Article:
Japan considering paying for ‘comfort women’ support
The Japanese government is in the final stages of discussions on using government funds to pay for medical and welfare services for the surviving 46 South Korean ‘comfort women’, the Asahi newspaper reported, citing sources with knowledge of the negotiations.
Japanese Foreign Minister Fumio Kishida will visit South Korea on December 28 for talks with his counterpart Yun Byung-se on the sensitive issue, it was announced on Friday. The Japanese government is considering setting up a new fund for the women, the Asahi reported.
According to the Asahi, the main focus of the negotiations have been the wording that Japanese Prime Minister Shinzo Abe will use in a message or letter to the surviving women, a visit by the Japanese ambassador to the women and health and welfare services for the women paid for with Japanese government money.
The Japanese government has not publicly revealed any proposal it has to South Korea to settle the issue, but the source said the fund is one idea and Japan is considering shouldering over 100 million yen (US$831,276) for the fund.
The Japanese side also intends to call on South Korea to guarantee that the comfort women issue is settled once and for all and put this into writing in an agreement envisioned during the next summit talks, the source said.
Abe agreed last month with South Korean President Park Geun Hye to speed up talks to address the issue of women, including women from the Korean Peninsula.
“The comfort women issue is a difficult one but I will do the best I can until the last minute (to make progress on the issue),” Kishida told reporters in Tokyo, announcing his trip at the instruction of Abe to visit South Korea by the end of this year.
Building on the momentum of the Abe-Park meeting, Tokyo and Seoul have engaged in working-level talks to settle the comfort women issue.
Differences over the comfort women issue had prevented Abe and Park from holding a one-on-one meeting after they took office in 2012 and 2013, respectively. The first such meeting between the two leaders finally took place on November 2 in Seoul.
Bilateral relations have been badly strained over second world war-related issues including comfort women, but there have been positive developments recently such as the Seoul Central District Court’s acquittal last week of a Japanese journalist who had been charged with defaming Park in an article published in August last year.
On Wednesday, South Korea’s Constitutional Court said it is not in a position to rule on the constitutionality of the 1965 Korea-Japan agreement that Japan claims settled all issues of individual compensation to victims of forced labour.
South Korea has been calling on the Japanese government to accept its legal responsibility and settle the comfort women issue in a manner acceptable to the survivors, such as through an apology and compensation.
Japan maintains that the issue of compensation was fully settled under a 1965 treaty with South Korea that normalised their diplomatic ties.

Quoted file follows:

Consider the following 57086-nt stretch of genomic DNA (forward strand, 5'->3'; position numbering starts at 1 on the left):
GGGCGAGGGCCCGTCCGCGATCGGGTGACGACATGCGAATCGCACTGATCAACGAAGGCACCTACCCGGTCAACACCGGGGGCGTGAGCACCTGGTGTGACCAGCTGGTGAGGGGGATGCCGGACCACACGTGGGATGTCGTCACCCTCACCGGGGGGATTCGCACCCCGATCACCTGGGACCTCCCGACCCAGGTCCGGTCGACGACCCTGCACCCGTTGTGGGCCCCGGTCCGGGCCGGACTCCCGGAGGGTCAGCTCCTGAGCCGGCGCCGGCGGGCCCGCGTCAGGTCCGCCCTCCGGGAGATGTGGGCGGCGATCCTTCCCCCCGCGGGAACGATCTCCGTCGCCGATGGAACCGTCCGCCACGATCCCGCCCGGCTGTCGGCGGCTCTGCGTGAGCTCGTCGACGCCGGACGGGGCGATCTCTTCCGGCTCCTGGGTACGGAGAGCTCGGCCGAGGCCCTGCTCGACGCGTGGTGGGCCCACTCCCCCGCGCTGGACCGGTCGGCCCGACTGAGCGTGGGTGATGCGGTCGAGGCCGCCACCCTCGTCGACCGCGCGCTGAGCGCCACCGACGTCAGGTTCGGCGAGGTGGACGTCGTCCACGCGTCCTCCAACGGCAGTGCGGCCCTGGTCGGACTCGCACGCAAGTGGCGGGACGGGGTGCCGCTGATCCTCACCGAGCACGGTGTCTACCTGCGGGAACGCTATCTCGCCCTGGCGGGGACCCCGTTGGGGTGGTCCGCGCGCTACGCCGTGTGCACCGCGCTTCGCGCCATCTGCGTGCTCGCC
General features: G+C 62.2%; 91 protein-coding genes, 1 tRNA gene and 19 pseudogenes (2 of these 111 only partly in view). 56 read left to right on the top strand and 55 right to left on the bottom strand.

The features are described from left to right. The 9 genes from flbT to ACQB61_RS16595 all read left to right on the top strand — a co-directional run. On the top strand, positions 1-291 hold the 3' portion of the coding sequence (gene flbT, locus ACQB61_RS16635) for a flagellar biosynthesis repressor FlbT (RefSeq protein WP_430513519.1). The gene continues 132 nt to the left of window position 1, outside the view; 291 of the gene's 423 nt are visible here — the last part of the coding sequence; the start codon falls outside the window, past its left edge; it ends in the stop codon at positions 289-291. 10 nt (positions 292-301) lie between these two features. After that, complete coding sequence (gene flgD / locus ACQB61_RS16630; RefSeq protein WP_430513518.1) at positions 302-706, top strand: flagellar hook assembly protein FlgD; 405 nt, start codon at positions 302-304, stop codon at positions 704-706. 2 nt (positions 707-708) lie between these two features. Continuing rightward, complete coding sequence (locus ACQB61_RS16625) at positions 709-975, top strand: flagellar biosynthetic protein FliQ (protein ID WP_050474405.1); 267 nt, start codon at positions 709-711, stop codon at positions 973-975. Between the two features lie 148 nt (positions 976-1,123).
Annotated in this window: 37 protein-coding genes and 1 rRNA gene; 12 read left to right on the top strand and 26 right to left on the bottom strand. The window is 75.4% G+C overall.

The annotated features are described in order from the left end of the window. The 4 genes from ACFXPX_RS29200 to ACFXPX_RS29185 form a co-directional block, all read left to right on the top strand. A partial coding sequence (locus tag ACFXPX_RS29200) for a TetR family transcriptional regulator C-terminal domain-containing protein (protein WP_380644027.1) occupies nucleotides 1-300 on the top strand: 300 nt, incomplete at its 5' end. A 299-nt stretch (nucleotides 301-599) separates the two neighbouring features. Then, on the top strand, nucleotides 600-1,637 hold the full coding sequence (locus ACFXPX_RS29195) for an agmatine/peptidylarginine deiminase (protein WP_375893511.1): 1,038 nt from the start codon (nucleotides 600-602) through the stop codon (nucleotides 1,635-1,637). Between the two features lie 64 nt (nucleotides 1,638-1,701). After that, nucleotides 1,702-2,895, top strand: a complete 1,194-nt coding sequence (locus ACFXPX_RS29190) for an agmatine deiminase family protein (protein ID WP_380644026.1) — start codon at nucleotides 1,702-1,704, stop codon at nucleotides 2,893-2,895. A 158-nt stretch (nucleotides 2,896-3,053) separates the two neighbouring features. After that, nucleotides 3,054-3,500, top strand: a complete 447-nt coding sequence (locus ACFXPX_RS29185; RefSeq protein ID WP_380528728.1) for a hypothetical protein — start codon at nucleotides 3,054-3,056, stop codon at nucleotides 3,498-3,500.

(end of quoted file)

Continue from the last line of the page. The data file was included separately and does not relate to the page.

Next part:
While he did not offer any details of their negotiations or what he sees as a possible breakthrough that could settle the long-stalled dispute, Kishida said, “I will do my utmost to move forward Japan-South Korea relations by the end of this year, which marks the 50th anniversary of the normalisation of bilateral ties.”
As one way to settle the issue, Japan is considering sending letters from Abe to the former comfort women in an apparent expression of regret.
The new fund will be based on a government-run programme to help provide medical and welfare care to some of the former comfort women, the diplomatic source said.
The programme is a follow-up to the now-defunct Asian Women’s Fund, a pool of private donations which was set up at Tokyo’s initiative in 1995 to provide atonement money for former comfort women as well as help improve medical and welfare services for the aging women.
But many of the former comfort women refused to receive money from the AWF and sought official compensation. The AWF dissolved itself in 2007.
To this government-run programme, Japan allocated about 11.2 million yen in fiscal 2015 for the part of South Korea. The plan is to increase the size of this programme 10-fold.
Yonhap News Agency said it remains unclear whether South Korea will accept Japan’s offer, whatever it is.
Kishida’s trip would be “very meaningful itself. He is unlikely to come here empty-handed. But it’s hard to predict the outcome (of talks),” Yonhap quoted a South Korean government official as saying.
Another official said what’s more important is whether or not the victims can accept Japan’s offer, it said.
Japan also plans to call on Park to visit Japan at an early date next year, should the foreign ministers reach a broad agreement on a written guarantee not to bring up the comfort women issue in the future, the source said.
Only 47 such women in South Korea remain alive and most of them are approaching their 90s, Park said at an event in Washington during her U.S. trip in October.
Bloomberg and Kyodo